The ride home felt longer than the one in the morning. Was time trying to make everything he looked forward to far away? Maybe it was the awkward conversations taking place between strangers and acquaintances; he listened to every word, every syllable, and every letter, each burning into the back of his skull. The headache he had developed near the end of the day was growing; a monotonous beat echoed around his brain, it felt as if his brain was growing, and it would be at the expense of his life.  Box spring threw him up as he had fallen like a dead man onto his bed, he was gone.

Retina burning was the alarm clock of his afternoon. Squinting against the bright light coming through the curtains, he rose, stretching his back and arms as he sat upon the bed. He knew naps were a waste of time and he had to savor every one of the 7 hours he would have awake at home, but to have an hour of not thinking about anything was true bliss. Stumbling upon the stairs with his half-awake body he was on a mission for food, the school lunch had not done its job. His mission was interrupted when his sister called out, “I am going to work! Bye!” He was alone, again. It was time for permanent action; it had been in the back of his mind all day. Out of the shed he retrieved a rope, with instruction from the Internet and some average hand eye coordination he had done it. Carrying his weapon behind him he went back into the house, now it was time to eat.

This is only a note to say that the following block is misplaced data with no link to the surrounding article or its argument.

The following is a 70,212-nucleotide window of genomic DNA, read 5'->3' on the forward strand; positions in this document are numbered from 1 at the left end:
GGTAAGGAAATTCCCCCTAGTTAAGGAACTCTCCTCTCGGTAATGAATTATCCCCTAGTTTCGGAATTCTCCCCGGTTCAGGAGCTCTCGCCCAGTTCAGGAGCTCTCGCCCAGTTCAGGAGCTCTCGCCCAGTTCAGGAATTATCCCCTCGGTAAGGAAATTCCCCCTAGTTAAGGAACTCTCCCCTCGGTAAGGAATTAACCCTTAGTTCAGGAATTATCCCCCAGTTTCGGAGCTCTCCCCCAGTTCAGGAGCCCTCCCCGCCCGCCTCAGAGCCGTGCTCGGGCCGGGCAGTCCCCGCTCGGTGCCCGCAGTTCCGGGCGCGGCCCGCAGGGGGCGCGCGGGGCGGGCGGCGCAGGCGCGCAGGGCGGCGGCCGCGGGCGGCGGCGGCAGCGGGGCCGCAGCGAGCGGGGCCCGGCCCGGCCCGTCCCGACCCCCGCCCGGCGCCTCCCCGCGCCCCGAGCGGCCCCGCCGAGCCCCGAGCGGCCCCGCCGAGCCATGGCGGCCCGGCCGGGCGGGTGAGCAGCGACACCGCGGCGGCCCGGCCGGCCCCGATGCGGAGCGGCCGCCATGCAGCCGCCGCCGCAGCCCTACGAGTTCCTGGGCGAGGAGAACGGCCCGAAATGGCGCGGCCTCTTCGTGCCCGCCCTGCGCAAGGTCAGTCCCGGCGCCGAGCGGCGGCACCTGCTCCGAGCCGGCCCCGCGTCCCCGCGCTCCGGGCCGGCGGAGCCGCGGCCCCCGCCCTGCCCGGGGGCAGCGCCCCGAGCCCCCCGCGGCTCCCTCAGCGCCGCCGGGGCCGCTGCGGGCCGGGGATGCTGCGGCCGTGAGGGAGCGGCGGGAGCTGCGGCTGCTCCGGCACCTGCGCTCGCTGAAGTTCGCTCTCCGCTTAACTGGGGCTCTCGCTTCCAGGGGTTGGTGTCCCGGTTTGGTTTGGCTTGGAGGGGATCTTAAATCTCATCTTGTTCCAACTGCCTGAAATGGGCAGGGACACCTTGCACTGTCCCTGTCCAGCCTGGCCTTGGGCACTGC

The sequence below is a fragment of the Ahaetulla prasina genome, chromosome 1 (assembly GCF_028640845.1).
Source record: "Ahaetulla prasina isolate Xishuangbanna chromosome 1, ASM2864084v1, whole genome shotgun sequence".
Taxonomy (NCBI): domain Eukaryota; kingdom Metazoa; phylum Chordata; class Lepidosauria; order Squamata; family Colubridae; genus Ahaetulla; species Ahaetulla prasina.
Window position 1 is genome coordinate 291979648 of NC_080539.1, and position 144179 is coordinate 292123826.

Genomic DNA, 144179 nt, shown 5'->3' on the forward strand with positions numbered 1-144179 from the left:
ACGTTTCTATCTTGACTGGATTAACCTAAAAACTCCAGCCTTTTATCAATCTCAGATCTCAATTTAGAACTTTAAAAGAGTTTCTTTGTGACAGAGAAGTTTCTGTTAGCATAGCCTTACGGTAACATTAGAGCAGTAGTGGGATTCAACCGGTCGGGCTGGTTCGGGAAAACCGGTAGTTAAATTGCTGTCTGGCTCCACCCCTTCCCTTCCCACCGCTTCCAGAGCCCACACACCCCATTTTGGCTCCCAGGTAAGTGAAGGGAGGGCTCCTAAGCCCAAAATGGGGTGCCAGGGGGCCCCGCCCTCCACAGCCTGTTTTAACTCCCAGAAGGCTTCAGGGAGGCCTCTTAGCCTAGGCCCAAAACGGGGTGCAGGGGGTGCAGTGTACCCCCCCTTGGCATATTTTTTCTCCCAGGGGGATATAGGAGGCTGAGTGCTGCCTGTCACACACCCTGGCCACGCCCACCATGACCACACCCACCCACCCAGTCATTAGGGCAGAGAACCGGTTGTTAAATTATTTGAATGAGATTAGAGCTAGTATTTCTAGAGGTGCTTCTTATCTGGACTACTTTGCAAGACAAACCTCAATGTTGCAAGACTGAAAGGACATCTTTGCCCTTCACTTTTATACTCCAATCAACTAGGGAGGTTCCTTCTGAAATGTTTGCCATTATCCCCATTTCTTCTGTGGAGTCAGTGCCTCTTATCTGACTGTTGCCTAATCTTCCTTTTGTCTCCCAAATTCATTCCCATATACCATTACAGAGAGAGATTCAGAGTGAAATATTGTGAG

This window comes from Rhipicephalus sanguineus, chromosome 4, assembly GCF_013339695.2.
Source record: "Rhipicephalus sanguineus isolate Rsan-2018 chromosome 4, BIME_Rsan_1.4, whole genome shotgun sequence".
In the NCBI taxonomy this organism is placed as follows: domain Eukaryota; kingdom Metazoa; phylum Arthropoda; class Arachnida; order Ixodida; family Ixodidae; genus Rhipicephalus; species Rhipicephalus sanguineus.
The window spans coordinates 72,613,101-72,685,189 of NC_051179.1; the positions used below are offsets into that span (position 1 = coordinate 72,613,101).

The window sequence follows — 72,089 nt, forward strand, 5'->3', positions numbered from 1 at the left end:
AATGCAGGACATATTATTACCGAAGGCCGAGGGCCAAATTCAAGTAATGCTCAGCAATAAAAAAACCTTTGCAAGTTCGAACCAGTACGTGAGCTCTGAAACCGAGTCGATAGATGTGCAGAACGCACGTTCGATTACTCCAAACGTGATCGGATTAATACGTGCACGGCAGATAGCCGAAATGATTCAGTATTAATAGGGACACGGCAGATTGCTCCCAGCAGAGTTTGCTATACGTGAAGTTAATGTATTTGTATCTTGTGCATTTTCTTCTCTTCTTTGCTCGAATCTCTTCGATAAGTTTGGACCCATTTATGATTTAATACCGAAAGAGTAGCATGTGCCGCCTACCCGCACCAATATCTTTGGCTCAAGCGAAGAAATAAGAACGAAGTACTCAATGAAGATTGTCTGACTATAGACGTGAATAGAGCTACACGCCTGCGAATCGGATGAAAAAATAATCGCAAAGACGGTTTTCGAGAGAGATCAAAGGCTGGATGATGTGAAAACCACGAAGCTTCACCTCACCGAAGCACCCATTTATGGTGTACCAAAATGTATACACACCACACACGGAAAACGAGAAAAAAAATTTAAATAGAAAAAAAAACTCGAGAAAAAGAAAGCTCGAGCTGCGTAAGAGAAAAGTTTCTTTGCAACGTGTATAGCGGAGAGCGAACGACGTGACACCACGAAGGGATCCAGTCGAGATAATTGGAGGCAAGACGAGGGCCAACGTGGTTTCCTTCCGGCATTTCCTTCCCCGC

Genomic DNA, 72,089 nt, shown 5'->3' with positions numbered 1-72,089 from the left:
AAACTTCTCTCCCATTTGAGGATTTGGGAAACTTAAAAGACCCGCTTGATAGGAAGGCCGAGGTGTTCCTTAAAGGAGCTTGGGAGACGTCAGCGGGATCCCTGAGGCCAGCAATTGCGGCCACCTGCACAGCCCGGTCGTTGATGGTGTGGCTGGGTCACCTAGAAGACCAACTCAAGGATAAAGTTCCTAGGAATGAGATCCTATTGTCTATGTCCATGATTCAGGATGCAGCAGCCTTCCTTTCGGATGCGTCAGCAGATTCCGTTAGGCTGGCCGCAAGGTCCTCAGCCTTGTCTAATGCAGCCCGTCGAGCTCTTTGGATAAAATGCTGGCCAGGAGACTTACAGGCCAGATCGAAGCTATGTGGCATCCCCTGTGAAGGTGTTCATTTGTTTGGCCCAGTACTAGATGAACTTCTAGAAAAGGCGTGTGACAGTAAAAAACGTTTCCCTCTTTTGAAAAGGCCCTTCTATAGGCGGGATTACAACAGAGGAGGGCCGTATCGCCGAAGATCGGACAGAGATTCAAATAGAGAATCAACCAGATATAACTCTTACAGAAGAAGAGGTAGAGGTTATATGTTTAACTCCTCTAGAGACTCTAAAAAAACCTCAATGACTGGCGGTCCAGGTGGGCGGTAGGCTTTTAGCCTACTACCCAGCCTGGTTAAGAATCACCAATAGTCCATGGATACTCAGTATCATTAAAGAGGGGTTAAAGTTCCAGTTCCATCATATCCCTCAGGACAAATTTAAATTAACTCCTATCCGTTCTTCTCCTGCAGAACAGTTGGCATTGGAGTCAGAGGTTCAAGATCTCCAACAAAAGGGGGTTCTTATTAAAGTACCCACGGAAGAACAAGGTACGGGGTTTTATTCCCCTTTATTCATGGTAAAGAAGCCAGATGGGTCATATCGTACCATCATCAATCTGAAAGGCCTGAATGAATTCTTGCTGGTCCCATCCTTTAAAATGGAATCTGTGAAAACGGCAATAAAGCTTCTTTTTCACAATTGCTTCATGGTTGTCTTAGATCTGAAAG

Cold air tickled his arms as he opened the refrigerator, trying to find fuel for his exhausted body. Eyes scanning he found it, it was suitable, it was good enough, no it was perfect. The steak crackled in the microwave as his eyes followed the plate spinning within the microwave. Dried meat with soda along with paper and pen, it was all going well. He scribbled upon the paper as he ate, writing his feelings, his story, he wrote his life. It was all coming out finally. He smiled as he relished in the sweet dried out flavor of steak and he sobbed as he wrote all that was trapped inside of him. Today was the day, it was happening.